Since the mid-1800s, the Hutterites have comprised 3 main groups–the Lehrerleut, the Dariusleut, and the Schmiedeleut.
The Lehrerleut are considered the most conservative, with the Schmiedeluet being the most progressive, and Dariusleut somewhere in between.
However, in 1992, The Schmiedeleut experienced an internal division, creating 2 separate Schmiedeleut groups.
Donald Kraybill’s Concise Encyclopedia of Amish, Brethren, Hutterites, and Mennonites gives some background on the Hutterites and this particular division. From the Concise Encyclopedia:
Schmeideleut Hutterites, Gibb Group
The Schmiedeleut formed in 1859 in Russia when Michael Waldner (1823-1889) reinstituted the practice of communal property. They were a single group from 1859 until they divided following an internal dispute in 1992. This group became known as the Committee Hutterites or the Gibb Group because a non-Hutterite banker whose surname was Gibb supported their separation from the Kleinsasser Group. Although the Gibb Group is more conservative in cultural practice than the Kleinsasser Group, the two Schmiedeleut branches are the most progressive of the Hutterite groups. Twice as large as the Kleinsasser Group, the Gibb Group has about 120 colonies. Nearly half of the group’s members live in Manitoba, and the rest–about 2,450 members in 61 colonies–live in Minnesota and North and South Dakota.
The three other Hutterite groups have their own separate entries in the Concise Encyclopedia as well, in addition to a longer general entry on Hutterites, which explains Hutterite beliefs and communal colony life.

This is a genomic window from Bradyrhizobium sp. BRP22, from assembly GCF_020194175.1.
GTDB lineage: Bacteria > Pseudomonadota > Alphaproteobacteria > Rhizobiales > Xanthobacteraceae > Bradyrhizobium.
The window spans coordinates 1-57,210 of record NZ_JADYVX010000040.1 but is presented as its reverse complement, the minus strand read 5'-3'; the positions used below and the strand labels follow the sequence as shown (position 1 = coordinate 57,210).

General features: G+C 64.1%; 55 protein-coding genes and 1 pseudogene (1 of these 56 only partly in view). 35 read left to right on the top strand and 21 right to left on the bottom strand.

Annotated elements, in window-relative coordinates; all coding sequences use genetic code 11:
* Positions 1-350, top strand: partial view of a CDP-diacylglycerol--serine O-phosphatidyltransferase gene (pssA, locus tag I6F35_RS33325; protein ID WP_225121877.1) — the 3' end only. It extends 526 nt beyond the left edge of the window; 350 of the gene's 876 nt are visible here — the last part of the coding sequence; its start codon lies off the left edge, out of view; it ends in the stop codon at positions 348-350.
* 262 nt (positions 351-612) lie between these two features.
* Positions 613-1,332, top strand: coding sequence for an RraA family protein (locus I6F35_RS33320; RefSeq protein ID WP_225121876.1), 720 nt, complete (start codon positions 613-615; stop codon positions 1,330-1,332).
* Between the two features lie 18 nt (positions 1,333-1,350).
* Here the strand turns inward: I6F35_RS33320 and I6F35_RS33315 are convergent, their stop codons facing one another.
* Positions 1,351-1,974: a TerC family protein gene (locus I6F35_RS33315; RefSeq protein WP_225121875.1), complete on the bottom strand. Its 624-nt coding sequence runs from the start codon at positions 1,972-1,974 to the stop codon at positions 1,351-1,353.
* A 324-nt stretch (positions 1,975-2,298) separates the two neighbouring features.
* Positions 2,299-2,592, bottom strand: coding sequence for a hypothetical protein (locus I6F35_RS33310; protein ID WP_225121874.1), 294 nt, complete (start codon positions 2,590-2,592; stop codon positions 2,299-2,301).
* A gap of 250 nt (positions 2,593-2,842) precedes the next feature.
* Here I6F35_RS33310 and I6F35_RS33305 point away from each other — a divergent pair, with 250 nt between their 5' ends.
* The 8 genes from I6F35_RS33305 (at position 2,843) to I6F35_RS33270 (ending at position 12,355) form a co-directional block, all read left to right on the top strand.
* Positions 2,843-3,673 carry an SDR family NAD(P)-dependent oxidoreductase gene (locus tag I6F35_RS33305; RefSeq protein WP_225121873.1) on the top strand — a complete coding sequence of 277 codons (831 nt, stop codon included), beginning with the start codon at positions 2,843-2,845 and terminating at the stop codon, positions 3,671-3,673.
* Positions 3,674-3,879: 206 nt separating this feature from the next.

Concise Encyclopedia of Amish, Brethren, Hutterites and Mennonites contest winners
Thanks to everyone who entered this book giveaway contest. And thanks to Donald Kraybill for sharing his thoughts on the diverse Anabaptist groups of North America. If you didn’t have a chance to read it, you can find an interesting interview with Kraybill here, and a guest post on the research and writing process here.
Here are the winners of a copy of the Concise Encyclopedia of Amish, Brethren, Hutterites, and Mennonites. I used random.org to select winners.
If you commented more than once that is super–we love comments!–but I just counted the first comment for contest purposes:
Donna Young (comment #41)
Anita (blog entry-anitashortorder.blogspot.com)
Hans Mast (blog entry-hansmast.com)
Eugenia McQueen (comment #40)
Congrats to all the winners, and if you send me the address where you’d like the book sent (send to firstname.lastname@example.org) I’ll pass those to Johns Hopkins so they can get your book to you. If you didn’t win, you can get a copy of the Concise Encyclopedia here, among other places (makes a great Xmas gift!)
A couple parting thoughts—
If you need some good listening material, there is a new podcast with Donald Kraybill on Amish spirituality available here.
And if you’d like to learn more on Hutterites, here is a dated but nonetheless very interesting documentary film from the 1960s, about an Alberta Hutterite colony:
Hutterite market photo credit: Peter Merholz